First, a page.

Moment of reflection to start the holidays during this strange end of the year in lockdown. "Surreal" is the word that keeps coming to mind. For quite some time, life has been going on as if we lived in an alternate universe, and during the holidays it is even stranger.
After a year of many sacrifices, over sixty days of lockdown and several holidays in between, reality requires us to give up the traditions that are dear to us and to distance ourselves from the people we might feel we have already spent too much time without seeing.
And many are going through this season with a sense of grief over the loss of loved ones, the loss of purpose, perhaps even the loss of hope.
Maybe it's not you. Perhaps you are filled with gratitude for all that you have, and now appreciate even more, due to the pandemic, and the lockdown during the holidays.
Some days I look around and feel undeniably blessed for my health, my family and all my needs being met. Other days I feel the weight of these long months of isolation and meditate on lost time.
One can be in a similar position, swinging like a pendulum between gratitude and pain.
Whatever your situation, I've fixed some thoughts on how to deal with the following weeks of the holidays in lockdown, in a safe way. Thanks to feelings such as peace, hope and joy. Wherever it is, you look for it.
This is the greatest, and the most difficult reflection to swallow and follow. It has been a difficult year, a year marked by loss and grief for many. We are tired of all this and we want this pandemic behind us, but it is not yet.
So as much as we would like to throw caution to the wind and end the year celebrating with all the people we love, we all need to do our part to protect ourselves and the people around us.
Not the most exciting way to start this article, I know, but I thought I'd take this weight off!
As I imagine you have experienced too, different people have very different perspectives on what constitutes "prudence", and some are willing to take greater risks.
If you are considering reuniting with family during these lockdown holidays, it is essential to clarify where everyone is, what precautions each one takes in daily life, and what precautions will be followed on the same day.
Don't assume you know how others think, unless they've clearly communicated it, because it's possible you are wrong.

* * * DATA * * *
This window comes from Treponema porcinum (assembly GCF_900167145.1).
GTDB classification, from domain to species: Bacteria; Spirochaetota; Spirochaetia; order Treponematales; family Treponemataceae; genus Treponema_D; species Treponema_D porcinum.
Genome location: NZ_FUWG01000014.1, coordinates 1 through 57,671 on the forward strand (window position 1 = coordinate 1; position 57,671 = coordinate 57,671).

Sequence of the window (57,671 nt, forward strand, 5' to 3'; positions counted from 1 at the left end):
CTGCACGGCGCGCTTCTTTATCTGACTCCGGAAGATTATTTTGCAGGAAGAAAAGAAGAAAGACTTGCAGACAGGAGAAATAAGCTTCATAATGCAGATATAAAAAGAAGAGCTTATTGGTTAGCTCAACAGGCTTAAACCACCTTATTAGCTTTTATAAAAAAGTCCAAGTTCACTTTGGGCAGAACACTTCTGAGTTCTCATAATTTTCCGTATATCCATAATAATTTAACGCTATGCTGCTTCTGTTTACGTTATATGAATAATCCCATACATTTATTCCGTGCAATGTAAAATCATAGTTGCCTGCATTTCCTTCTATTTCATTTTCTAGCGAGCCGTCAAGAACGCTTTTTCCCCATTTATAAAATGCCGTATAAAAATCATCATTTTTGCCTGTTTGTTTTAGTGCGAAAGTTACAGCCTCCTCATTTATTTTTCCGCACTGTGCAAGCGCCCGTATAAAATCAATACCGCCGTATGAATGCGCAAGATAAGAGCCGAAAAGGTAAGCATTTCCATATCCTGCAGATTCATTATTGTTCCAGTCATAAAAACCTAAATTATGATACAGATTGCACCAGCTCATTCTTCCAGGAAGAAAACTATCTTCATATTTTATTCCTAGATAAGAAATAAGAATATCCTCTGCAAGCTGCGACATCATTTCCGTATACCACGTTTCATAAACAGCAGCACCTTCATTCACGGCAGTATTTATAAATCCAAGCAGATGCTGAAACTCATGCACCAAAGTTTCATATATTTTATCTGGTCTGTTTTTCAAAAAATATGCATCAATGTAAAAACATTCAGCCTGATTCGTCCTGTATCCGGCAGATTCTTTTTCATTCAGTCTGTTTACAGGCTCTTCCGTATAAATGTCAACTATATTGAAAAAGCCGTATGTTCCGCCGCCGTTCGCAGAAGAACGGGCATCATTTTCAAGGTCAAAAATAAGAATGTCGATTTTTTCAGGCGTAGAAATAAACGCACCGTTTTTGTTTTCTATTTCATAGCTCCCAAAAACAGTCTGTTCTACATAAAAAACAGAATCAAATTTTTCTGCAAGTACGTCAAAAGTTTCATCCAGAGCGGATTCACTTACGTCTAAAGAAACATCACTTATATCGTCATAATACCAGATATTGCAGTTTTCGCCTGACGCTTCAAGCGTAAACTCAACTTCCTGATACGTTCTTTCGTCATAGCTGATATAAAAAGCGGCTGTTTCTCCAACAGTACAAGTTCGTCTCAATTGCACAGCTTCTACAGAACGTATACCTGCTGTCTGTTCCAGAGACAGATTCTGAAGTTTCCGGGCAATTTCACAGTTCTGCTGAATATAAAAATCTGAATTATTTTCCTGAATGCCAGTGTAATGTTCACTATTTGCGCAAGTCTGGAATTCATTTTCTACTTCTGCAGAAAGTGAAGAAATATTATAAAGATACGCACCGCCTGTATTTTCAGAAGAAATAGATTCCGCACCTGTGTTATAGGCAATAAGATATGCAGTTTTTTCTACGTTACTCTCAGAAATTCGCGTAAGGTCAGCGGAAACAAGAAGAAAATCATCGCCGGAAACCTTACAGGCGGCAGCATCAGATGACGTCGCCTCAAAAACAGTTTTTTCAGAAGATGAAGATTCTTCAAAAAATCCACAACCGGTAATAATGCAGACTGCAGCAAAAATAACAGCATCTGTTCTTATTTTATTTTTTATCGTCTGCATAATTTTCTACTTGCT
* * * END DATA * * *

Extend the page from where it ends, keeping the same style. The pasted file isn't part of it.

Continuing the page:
It can be difficult. When people make choices that may seem reckless to you, or push beliefs you can't agree with, you can feel hurt, frustrated, or even outraged.
It's hard to separate a person from their choices, especially when it comes to something as emotionally charged as pandemic security, and it's hard not to take it personally if their choices seem selfish to you.
Don't take it personally, there's no point in getting angry. Do not change anyone's opinion, I assure you it does not improve the situation. Try to empathize with people who see things differently than you do.
This does not mean that we must condone decisions we disagree with or put ourselves at risk in some way. It just means that we accept what we cannot control and choose love over righteousness, however justified it may seem.
Things might not have been easy for you. Even if you're healthy, have a job and a roof over your head, and haven't lost any of your loved ones, your mental health has likely suffered this year.
I know it impacted mine.
You may feel lonely, discouraged, overwhelmed, impatient, or even depressed right now. You may also feel frustrated at having to change your usual vacation plans, at a time when you may really need a little more love, joy and social connection.
It's okay to feel frustrated. It's okay to hear whatever you're feeling, even if you know you're lucky.
It's hard to be away from the people we love, especially during the holidays, and lose the traditions we care about most. Be very kind to yourself and know that it is okay if your gratitude is mixed with a wide range of complex emotions.